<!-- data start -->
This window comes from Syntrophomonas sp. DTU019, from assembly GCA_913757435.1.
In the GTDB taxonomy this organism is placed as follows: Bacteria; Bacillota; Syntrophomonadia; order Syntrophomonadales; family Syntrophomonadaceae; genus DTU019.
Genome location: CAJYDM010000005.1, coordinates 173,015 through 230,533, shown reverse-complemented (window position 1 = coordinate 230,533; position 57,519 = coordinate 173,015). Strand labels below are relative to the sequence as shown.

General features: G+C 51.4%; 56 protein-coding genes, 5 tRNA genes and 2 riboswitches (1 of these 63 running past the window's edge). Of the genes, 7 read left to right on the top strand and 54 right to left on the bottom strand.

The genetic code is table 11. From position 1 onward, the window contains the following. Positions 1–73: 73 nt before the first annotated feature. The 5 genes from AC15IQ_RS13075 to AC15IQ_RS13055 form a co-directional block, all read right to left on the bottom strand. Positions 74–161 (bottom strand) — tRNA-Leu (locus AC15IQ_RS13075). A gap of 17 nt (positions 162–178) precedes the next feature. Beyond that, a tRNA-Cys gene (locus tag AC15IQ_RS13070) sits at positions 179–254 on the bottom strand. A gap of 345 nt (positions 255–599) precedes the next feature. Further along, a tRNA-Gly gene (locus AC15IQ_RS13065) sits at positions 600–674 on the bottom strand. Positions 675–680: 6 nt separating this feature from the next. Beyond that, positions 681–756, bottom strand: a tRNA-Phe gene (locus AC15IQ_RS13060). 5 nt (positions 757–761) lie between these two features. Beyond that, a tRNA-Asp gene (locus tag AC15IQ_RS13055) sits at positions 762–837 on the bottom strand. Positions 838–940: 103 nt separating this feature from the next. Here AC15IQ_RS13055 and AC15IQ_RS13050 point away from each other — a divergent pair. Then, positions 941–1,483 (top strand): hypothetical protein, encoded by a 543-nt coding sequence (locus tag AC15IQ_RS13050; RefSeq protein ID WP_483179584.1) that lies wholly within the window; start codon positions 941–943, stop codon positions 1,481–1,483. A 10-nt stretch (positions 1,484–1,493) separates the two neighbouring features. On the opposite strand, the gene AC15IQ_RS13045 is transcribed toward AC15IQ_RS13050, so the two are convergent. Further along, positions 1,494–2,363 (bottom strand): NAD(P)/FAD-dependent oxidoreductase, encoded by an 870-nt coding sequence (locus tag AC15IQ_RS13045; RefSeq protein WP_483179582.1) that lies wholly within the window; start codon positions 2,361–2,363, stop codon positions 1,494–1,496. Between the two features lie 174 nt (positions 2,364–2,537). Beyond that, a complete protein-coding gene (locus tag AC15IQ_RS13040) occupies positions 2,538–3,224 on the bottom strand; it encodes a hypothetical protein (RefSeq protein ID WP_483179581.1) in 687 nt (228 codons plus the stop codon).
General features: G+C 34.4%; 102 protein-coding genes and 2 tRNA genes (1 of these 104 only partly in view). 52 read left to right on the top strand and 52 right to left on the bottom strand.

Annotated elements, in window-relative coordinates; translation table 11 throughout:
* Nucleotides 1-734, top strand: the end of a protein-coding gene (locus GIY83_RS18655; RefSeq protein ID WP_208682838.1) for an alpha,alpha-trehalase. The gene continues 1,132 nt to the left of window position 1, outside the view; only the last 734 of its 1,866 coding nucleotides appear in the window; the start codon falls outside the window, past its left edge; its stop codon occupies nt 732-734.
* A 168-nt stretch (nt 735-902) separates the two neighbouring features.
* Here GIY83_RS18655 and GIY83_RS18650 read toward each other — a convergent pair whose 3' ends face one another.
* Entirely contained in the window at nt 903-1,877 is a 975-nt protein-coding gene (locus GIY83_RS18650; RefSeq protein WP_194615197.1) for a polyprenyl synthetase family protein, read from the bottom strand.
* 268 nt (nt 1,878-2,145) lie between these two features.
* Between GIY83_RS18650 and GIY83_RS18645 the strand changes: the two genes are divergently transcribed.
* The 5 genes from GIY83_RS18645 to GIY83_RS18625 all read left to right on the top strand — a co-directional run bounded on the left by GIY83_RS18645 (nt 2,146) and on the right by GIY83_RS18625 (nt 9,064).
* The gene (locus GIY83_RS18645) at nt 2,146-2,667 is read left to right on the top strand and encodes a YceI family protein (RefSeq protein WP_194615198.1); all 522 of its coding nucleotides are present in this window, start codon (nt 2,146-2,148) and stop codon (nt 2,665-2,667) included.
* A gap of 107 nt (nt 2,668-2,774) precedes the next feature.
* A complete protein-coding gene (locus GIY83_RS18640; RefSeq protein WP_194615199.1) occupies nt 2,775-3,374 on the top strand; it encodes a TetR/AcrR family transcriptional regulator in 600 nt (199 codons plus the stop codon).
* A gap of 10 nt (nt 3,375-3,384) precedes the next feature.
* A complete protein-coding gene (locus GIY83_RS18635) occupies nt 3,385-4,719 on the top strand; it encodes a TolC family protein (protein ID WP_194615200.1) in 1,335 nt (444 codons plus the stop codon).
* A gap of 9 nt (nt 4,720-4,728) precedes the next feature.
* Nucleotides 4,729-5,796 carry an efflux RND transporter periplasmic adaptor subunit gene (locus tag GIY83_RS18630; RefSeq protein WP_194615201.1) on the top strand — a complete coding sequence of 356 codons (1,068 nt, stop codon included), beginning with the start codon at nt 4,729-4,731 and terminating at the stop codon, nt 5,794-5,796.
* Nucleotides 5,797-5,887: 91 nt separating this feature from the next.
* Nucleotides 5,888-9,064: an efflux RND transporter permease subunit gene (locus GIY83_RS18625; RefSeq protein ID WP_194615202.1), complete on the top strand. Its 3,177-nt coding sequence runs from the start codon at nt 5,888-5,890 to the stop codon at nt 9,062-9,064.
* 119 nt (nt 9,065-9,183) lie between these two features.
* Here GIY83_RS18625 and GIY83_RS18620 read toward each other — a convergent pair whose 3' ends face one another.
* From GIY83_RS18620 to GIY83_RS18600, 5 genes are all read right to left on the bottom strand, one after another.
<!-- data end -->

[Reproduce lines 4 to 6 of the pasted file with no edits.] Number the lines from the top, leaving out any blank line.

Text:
General features: G+C 51.4%; 56 protein-coding genes, 5 tRNA genes and 2 riboswitches (1 of these 63 running past the window's edge). Of the genes, 7 read left to right on the top strand and 54 right to left on the bottom strand.

The genetic code is table 11. From position 1 onward, the window contains the following. Positions 1–73: 73 nt before the first annotated feature. The 5 genes from AC15IQ_RS13075 to AC15IQ_RS13055 form a co-directional block, all read right to left on the bottom strand. Positions 74–161 (bottom strand) — tRNA-Leu (locus AC15IQ_RS13075). A gap of 17 nt (positions 162–178) precedes the next feature. Beyond that, a tRNA-Cys gene (locus tag AC15IQ_RS13070) sits at positions 179–254 on the bottom strand. A gap of 345 nt (positions 255–599) precedes the next feature. Further along, a tRNA-Gly gene (locus AC15IQ_RS13065) sits at positions 600–674 on the bottom strand. Positions 675–680: 6 nt separating this feature from the next. Beyond that, positions 681–756, bottom strand: a tRNA-Phe gene (locus AC15IQ_RS13060). 5 nt (positions 757–761) lie between these two features. Beyond that, a tRNA-Asp gene (locus tag AC15IQ_RS13055) sits at positions 762–837 on the bottom strand. Positions 838–940: 103 nt separating this feature from the next. Here AC15IQ_RS13055 and AC15IQ_RS13050 point away from each other — a divergent pair. Then, positions 941–1,483 (top strand): hypothetical protein, encoded by a 543-nt coding sequence (locus tag AC15IQ_RS13050; RefSeq protein ID WP_483179584.1) that lies wholly within the window; start codon positions 941–943, stop codon positions 1,481–1,483. A 10-nt stretch (positions 1,484–1,493) separates the two neighbouring features. On the opposite strand, the gene AC15IQ_RS13045 is transcribed toward AC15IQ_RS13050, so the two are convergent. Further along, positions 1,494–2,363 (bottom strand): NAD(P)/FAD-dependent oxidoreductase, encoded by an 870-nt coding sequence (locus tag AC15IQ_RS13045; RefSeq protein WP_483179582.1) that lies wholly within the window; start codon positions 2,361–2,363, stop codon positions 1,494–1,496. Between the two features lie 174 nt (positions 2,364–2,537). Beyond that, a complete protein-coding gene (locus tag AC15IQ_RS13040) occupies positions 2,538–3,224 on the bottom strand; it encodes a hypothetical protein (RefSeq protein ID WP_483179581.1) in 687 nt (228 codons plus the stop codon).
General features: G+C 34.4%; 102 protein-coding genes and 2 tRNA genes (1 of these 104 only partly in view). 52 read left to right on the top strand and 52 right to left on the bottom strand.